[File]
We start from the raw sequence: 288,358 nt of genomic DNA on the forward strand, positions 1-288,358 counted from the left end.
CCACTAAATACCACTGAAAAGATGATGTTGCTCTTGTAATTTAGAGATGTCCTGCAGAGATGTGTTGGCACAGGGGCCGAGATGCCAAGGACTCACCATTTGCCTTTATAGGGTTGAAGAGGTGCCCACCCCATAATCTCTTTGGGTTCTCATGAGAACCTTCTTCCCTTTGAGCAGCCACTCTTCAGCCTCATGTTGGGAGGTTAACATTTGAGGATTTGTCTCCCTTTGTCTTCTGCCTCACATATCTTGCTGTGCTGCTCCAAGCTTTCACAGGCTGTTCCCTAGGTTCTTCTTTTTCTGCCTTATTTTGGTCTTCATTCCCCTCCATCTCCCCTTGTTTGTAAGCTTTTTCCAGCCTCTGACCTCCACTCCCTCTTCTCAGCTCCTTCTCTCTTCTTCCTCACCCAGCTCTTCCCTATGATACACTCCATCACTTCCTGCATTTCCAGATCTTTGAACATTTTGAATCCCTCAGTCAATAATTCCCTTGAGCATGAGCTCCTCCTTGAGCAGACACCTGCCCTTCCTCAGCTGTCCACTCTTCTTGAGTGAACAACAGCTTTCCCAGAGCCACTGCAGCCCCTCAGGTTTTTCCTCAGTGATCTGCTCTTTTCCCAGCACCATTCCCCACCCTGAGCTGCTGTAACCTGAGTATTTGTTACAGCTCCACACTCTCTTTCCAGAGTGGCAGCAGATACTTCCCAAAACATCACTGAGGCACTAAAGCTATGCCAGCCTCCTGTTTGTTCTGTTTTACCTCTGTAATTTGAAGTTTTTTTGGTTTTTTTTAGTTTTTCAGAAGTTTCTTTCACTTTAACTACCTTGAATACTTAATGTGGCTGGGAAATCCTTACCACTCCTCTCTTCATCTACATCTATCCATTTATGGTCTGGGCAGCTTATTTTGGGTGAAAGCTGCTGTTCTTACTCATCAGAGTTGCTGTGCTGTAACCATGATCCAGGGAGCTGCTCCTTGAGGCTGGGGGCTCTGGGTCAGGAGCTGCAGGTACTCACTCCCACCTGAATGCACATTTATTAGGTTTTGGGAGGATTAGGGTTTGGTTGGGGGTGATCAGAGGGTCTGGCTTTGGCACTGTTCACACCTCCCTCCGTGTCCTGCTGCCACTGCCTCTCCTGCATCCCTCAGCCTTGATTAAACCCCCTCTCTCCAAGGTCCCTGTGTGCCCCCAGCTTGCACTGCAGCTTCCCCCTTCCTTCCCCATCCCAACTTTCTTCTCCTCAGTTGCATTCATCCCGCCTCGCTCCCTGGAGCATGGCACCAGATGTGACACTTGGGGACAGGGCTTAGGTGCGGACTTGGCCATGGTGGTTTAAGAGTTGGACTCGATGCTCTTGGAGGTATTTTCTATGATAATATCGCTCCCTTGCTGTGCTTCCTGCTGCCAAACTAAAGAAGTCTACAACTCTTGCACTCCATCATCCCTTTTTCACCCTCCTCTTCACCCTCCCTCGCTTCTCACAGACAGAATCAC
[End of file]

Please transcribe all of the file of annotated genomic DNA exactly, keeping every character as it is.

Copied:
We start from the raw sequence: 288,358 nt of genomic DNA on the forward strand, positions 1-288,358 counted from the left end.
CCACTAAATACCACTGAAAAGATGATGTTGCTCTTGTAATTTAGAGATGTCCTGCAGAGATGTGTTGGCACAGGGGCCGAGATGCCAAGGACTCACCATTTGCCTTTATAGGGTTGAAGAGGTGCCCACCCCATAATCTCTTTGGGTTCTCATGAGAACCTTCTTCCCTTTGAGCAGCCACTCTTCAGCCTCATGTTGGGAGGTTAACATTTGAGGATTTGTCTCCCTTTGTCTTCTGCCTCACATATCTTGCTGTGCTGCTCCAAGCTTTCACAGGCTGTTCCCTAGGTTCTTCTTTTTCTGCCTTATTTTGGTCTTCATTCCCCTCCATCTCCCCTTGTTTGTAAGCTTTTTCCAGCCTCTGACCTCCACTCCCTCTTCTCAGCTCCTTCTCTCTTCTTCCTCACCCAGCTCTTCCCTATGATACACTCCATCACTTCCTGCATTTCCAGATCTTTGAACATTTTGAATCCCTCAGTCAATAATTCCCTTGAGCATGAGCTCCTCCTTGAGCAGACACCTGCCCTTCCTCAGCTGTCCACTCTTCTTGAGTGAACAACAGCTTTCCCAGAGCCACTGCAGCCCCTCAGGTTTTTCCTCAGTGATCTGCTCTTTTCCCAGCACCATTCCCCACCCTGAGCTGCTGTAACCTGAGTATTTGTTACAGCTCCACACTCTCTTTCCAGAGTGGCAGCAGATACTTCCCAAAACATCACTGAGGCACTAAAGCTATGCCAGCCTCCTGTTTGTTCTGTTTTACCTCTGTAATTTGAAGTTTTTTTGGTTTTTTTTAGTTTTTCAGAAGTTTCTTTCACTTTAACTACCTTGAATACTTAATGTGGCTGGGAAATCCTTACCACTCCTCTCTTCATCTACATCTATCCATTTATGGTCTGGGCAGCTTATTTTGGGTGAAAGCTGCTGTTCTTACTCATCAGAGTTGCTGTGCTGTAACCATGATCCAGGGAGCTGCTCCTTGAGGCTGGGGGCTCTGGGTCAGGAGCTGCAGGTACTCACTCCCACCTGAATGCACATTTATTAGGTTTTGGGAGGATTAGGGTTTGGTTGGGGGTGATCAGAGGGTCTGGCTTTGGCACTGTTCACACCTCCCTCCGTGTCCTGCTGCCACTGCCTCTCCTGCATCCCTCAGCCTTGATTAAACCCCCTCTCTCCAAGGTCCCTGTGTGCCCCCAGCTTGCACTGCAGCTTCCCCCTTCCTTCCCCATCCCAACTTTCTTCTCCTCAGTTGCATTCATCCCGCCTCGCTCCCTGGAGCATGGCACCAGATGTGACACTTGGGGACAGGGCTTAGGTGCGGACTTGGCCATGGTGGTTTAAGAGTTGGACTCGATGCTCTTGGAGGTATTTTCTATGATAATATCGCTCCCTTGCTGTGCTTCCTGCTGCCAAACTAAAGAAGTCTACAACTCTTGCACTCCATCATCCCTTTTTCACCCTCCTCTTCACCCTCCCTCGCTTCTCACAGACAGAATCAC